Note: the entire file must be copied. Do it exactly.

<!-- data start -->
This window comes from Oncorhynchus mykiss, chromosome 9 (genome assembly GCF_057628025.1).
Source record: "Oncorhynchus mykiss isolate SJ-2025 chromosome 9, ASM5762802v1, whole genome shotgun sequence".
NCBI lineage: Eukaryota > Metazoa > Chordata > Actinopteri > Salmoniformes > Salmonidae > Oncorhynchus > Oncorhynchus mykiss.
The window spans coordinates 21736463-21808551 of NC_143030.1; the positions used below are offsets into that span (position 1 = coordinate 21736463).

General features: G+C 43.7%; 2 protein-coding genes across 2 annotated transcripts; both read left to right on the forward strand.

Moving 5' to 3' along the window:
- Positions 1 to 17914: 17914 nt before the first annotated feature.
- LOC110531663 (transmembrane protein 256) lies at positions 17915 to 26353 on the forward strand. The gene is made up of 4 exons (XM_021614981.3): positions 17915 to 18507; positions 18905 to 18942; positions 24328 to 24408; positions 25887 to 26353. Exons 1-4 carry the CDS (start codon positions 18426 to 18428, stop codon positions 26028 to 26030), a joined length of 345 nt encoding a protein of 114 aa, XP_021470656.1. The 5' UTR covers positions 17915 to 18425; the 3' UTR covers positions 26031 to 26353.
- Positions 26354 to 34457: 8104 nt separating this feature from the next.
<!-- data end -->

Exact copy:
This window comes from Oncorhynchus mykiss, chromosome 9 (genome assembly GCF_057628025.1).
Source record: "Oncorhynchus mykiss isolate SJ-2025 chromosome 9, ASM5762802v1, whole genome shotgun sequence".
NCBI lineage: Eukaryota > Metazoa > Chordata > Actinopteri > Salmoniformes > Salmonidae > Oncorhynchus > Oncorhynchus mykiss.
The window spans coordinates 21736463-21808551 of NC_143030.1; the positions used below are offsets into that span (position 1 = coordinate 21736463).

General features: G+C 43.7%; 2 protein-coding genes across 2 annotated transcripts; both read left to right on the forward strand.

Moving 5' to 3' along the window:
- Positions 1 to 17914: 17914 nt before the first annotated feature.
- LOC110531663 (transmembrane protein 256) lies at positions 17915 to 26353 on the forward strand. The gene is made up of 4 exons (XM_021614981.3): positions 17915 to 18507; positions 18905 to 18942; positions 24328 to 24408; positions 25887 to 26353. Exons 1-4 carry the CDS (start codon positions 18426 to 18428, stop codon positions 26028 to 26030), a joined length of 345 nt encoding a protein of 114 aa, XP_021470656.1. The 5' UTR covers positions 17915 to 18425; the 3' UTR covers positions 26031 to 26353.
- Positions 26354 to 34457: 8104 nt separating this feature from the next.